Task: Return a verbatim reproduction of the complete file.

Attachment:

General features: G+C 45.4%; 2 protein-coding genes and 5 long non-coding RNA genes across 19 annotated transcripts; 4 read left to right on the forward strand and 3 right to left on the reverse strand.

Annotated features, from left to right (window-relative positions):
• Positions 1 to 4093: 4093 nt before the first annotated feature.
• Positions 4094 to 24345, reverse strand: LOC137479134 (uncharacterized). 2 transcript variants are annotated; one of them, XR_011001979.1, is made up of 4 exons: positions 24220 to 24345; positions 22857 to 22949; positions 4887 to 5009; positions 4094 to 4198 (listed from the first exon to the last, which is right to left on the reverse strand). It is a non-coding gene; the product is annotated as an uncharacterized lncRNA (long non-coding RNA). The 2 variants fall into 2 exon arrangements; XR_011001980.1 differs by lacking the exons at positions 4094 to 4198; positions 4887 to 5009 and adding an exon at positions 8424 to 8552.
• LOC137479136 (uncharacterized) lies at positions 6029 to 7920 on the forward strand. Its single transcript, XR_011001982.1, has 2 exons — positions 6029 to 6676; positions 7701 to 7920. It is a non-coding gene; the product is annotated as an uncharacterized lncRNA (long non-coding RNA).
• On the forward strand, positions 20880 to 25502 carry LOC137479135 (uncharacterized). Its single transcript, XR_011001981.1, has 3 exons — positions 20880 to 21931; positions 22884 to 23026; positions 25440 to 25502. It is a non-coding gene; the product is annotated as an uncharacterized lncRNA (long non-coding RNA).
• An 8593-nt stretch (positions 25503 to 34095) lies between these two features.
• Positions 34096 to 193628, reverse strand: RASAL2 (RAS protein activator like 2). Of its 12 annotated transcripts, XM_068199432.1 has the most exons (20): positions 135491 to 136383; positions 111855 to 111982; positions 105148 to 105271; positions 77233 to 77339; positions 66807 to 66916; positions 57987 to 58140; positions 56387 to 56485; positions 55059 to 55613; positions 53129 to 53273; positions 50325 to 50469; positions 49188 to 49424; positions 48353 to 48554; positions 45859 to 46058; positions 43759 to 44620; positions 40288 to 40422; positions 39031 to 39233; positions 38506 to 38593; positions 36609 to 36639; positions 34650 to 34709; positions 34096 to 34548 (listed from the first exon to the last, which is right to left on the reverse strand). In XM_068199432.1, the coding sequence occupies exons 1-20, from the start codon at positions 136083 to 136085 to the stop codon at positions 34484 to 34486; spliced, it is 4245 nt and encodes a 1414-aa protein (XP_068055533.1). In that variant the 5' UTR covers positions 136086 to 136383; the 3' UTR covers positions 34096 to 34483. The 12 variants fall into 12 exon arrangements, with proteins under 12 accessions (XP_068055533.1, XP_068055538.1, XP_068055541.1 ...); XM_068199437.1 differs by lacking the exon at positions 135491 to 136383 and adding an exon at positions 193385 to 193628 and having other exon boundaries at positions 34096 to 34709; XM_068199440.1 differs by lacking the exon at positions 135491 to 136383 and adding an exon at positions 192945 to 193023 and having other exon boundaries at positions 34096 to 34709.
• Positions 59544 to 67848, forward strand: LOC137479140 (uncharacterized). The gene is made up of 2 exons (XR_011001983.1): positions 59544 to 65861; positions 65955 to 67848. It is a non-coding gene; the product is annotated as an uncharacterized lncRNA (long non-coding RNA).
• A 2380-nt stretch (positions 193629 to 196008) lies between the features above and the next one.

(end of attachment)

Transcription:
General features: G+C 45.4%; 2 protein-coding genes and 5 long non-coding RNA genes across 19 annotated transcripts; 4 read left to right on the forward strand and 3 right to left on the reverse strand.

Annotated features, from left to right (window-relative positions):
• Positions 1 to 4093: 4093 nt before the first annotated feature.
• Positions 4094 to 24345, reverse strand: LOC137479134 (uncharacterized). 2 transcript variants are annotated; one of them, XR_011001979.1, is made up of 4 exons: positions 24220 to 24345; positions 22857 to 22949; positions 4887 to 5009; positions 4094 to 4198 (listed from the first exon to the last, which is right to left on the reverse strand). It is a non-coding gene; the product is annotated as an uncharacterized lncRNA (long non-coding RNA). The 2 variants fall into 2 exon arrangements; XR_011001980.1 differs by lacking the exons at positions 4094 to 4198; positions 4887 to 5009 and adding an exon at positions 8424 to 8552.
• LOC137479136 (uncharacterized) lies at positions 6029 to 7920 on the forward strand. Its single transcript, XR_011001982.1, has 2 exons — positions 6029 to 6676; positions 7701 to 7920. It is a non-coding gene; the product is annotated as an uncharacterized lncRNA (long non-coding RNA).
• On the forward strand, positions 20880 to 25502 carry LOC137479135 (uncharacterized). Its single transcript, XR_011001981.1, has 3 exons — positions 20880 to 21931; positions 22884 to 23026; positions 25440 to 25502. It is a non-coding gene; the product is annotated as an uncharacterized lncRNA (long non-coding RNA).
• An 8593-nt stretch (positions 25503 to 34095) lies between these two features.
• Positions 34096 to 193628, reverse strand: RASAL2 (RAS protein activator like 2). Of its 12 annotated transcripts, XM_068199432.1 has the most exons (20): positions 135491 to 136383; positions 111855 to 111982; positions 105148 to 105271; positions 77233 to 77339; positions 66807 to 66916; positions 57987 to 58140; positions 56387 to 56485; positions 55059 to 55613; positions 53129 to 53273; positions 50325 to 50469; positions 49188 to 49424; positions 48353 to 48554; positions 45859 to 46058; positions 43759 to 44620; positions 40288 to 40422; positions 39031 to 39233; positions 38506 to 38593; positions 36609 to 36639; positions 34650 to 34709; positions 34096 to 34548 (listed from the first exon to the last, which is right to left on the reverse strand). In XM_068199432.1, the coding sequence occupies exons 1-20, from the start codon at positions 136083 to 136085 to the stop codon at positions 34484 to 34486; spliced, it is 4245 nt and encodes a 1414-aa protein (XP_068055533.1). In that variant the 5' UTR covers positions 136086 to 136383; the 3' UTR covers positions 34096 to 34483. The 12 variants fall into 12 exon arrangements, with proteins under 12 accessions (XP_068055533.1, XP_068055538.1, XP_068055541.1 ...); XM_068199437.1 differs by lacking the exon at positions 135491 to 136383 and adding an exon at positions 193385 to 193628 and having other exon boundaries at positions 34096 to 34709; XM_068199440.1 differs by lacking the exon at positions 135491 to 136383 and adding an exon at positions 192945 to 193023 and having other exon boundaries at positions 34096 to 34709.
• Positions 59544 to 67848, forward strand: LOC137479140 (uncharacterized). The gene is made up of 2 exons (XR_011001983.1): positions 59544 to 65861; positions 65955 to 67848. It is a non-coding gene; the product is annotated as an uncharacterized lncRNA (long non-coding RNA).
• A 2380-nt stretch (positions 193629 to 196008) lies between the features above and the next one.